(CMR) The human papillomavirus (HPV) is the most common sexually transmitted infection, but it is one that people often do not know enough about. Many people do not know how it is transmitted or what getting the infection means for them.
According to Everyday Health, here are seven common myths about HPV and the facts to set them straight.
Myth 1: Only Women can get HPV
Fact Men get HPV, too. According to the Centers for Disease Control and Prevention (CDC), most sexually active men and women will have at least one HPV infection at some point in their lives, according to the Centers for Disease Control and Prevention (CDC). Any person who has close, skin-to-skin contact with another person who has an HPV infection can get the infection, too.
Myth 2: All strains of HPV cause cancer
Fact Not all HPV strains can cause cancer. The human papillomavirus is a group of more than 150 related viruses. Some of those strains cause skin warts, some cause genital warts, and some can cause precancerous changes in cells that can lead to cancer of the cervix, vagina, vulva, anus, penis, and oropharynx — the back and sides of the throat, tonsils, and base of the tongue.
The HPV strains that cause cancer are called high-risk HPV. Types 16 and 18, in particular, raise the risk of cervical cancer and genital cancers in men and women. Type 16 also causes the majority of cases of oropharyngeal cancer. But according to the National Cancer Institute, even most high-risk HPV infections go away within one to two years and do not cause cancer.
When a high-risk type of HPV does persist, it can take years to decades for cancer to develop, which is why women are advised to get screened for cervical cancer every three to five years, depending on the method of screening used, from age 21 through age 65 and possibly beyond that.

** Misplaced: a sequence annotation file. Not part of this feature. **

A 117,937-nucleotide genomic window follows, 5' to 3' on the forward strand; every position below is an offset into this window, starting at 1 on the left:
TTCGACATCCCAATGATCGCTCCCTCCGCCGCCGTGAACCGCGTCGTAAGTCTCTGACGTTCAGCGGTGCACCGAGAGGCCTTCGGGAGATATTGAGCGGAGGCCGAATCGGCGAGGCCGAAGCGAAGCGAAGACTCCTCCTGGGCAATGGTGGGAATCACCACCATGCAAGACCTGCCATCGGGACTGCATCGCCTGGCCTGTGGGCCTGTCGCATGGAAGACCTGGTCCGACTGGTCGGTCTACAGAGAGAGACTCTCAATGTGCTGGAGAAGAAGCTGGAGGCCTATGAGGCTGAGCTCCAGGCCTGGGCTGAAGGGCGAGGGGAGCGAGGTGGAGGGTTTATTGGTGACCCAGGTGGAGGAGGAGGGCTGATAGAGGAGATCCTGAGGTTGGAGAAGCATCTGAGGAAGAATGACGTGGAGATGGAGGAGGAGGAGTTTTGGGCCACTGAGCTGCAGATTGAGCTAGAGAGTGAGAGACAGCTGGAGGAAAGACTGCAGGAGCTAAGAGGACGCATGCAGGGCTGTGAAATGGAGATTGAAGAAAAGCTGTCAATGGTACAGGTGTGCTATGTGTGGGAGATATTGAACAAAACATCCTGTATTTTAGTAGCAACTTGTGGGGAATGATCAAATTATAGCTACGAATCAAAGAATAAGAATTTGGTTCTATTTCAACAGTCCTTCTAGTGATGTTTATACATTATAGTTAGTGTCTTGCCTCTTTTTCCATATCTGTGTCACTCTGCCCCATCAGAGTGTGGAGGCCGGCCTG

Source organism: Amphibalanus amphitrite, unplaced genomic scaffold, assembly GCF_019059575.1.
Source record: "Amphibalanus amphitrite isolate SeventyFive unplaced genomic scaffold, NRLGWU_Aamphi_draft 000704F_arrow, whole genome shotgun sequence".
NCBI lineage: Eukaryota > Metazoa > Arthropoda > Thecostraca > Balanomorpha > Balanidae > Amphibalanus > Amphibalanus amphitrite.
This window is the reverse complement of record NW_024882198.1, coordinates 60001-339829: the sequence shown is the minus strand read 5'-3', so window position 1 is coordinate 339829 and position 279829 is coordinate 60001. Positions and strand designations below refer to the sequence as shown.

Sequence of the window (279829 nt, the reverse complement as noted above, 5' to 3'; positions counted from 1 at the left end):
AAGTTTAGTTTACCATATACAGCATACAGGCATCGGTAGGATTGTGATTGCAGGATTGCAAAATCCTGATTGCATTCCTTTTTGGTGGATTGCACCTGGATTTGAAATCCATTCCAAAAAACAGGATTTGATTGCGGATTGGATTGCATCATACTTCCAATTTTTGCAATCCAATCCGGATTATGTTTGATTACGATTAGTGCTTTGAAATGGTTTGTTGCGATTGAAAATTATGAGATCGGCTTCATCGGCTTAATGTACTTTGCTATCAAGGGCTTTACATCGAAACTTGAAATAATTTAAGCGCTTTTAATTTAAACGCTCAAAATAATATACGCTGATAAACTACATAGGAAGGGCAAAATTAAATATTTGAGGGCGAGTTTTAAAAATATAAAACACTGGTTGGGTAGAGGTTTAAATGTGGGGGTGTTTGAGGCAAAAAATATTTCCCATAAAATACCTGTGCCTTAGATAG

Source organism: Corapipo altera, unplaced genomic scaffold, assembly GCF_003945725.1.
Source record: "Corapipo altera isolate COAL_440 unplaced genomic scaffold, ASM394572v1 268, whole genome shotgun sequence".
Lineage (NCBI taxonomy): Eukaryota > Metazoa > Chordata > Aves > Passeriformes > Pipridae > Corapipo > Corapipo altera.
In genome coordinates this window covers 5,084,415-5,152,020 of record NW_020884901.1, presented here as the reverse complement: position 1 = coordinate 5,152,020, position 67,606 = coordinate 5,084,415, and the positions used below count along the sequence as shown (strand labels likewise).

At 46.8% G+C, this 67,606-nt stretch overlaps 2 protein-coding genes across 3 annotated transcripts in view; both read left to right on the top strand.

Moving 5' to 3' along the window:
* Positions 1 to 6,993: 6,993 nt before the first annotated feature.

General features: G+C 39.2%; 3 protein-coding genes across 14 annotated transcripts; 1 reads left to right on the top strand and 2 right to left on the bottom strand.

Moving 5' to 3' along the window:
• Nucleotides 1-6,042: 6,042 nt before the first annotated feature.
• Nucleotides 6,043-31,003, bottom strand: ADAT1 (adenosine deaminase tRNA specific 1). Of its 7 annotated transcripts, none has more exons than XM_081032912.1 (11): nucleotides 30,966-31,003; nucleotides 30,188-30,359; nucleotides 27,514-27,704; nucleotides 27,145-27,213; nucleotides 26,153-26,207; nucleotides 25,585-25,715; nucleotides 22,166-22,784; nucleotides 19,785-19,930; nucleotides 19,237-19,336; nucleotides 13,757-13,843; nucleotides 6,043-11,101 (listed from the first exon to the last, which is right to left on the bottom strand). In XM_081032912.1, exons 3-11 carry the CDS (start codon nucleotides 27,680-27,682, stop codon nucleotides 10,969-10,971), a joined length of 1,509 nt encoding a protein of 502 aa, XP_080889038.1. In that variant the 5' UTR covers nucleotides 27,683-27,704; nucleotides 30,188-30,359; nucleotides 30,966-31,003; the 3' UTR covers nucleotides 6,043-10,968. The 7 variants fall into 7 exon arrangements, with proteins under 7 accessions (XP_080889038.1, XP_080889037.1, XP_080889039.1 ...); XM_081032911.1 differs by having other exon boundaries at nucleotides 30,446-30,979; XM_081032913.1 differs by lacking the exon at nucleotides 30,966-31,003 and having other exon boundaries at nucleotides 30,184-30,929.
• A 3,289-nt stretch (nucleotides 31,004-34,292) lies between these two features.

Myth 3: If you don't have sex, you won't get HPV
Fact HPV can be spread through skin-to-skin contact, so you don’t have to have sexual intercourse to get HPV. Using condoms can lower your risk of contracting HPV, but you can still contract the virus if it’s present in skin not covered by a condom.
Myth 4: Men can get screened for HPV
Fact There are no FDA-approved tests to screen for HPV in men. For women, there is a test that can detect HPV in cervical cells. Women can also get a Pap smear to check for cancerous or precancerous changes in cervical cells.
Myth 5: There are treatment options available for HPV
Fact Although healthcare professionals can treat precancerous lesions, cancers, and genital warts that are caused by HPV infections, there’s no treatment available for the virus itself.
Myth 6: People with HPV always have symptoms
Fact Most people who have HPV do not develop any symptoms. Although many potential health problems are associated with HPV, including genital warts and cervical cancer, most people don’t develop health problems from an HPV infection.
Myth 7: I got the HPV vaccine so I don't need a Pap Test
Fact Even if you get the HPV vaccine, you still need to get regular Pap smears to screen for cervical cancer. That’s because the HPV vaccines don’t protect against all the HPV types that can cause cancer. A woman may also have been infected with a cancer-causing strain of HPV before getting the vaccine, in which case it won’t protect her against that particular strain.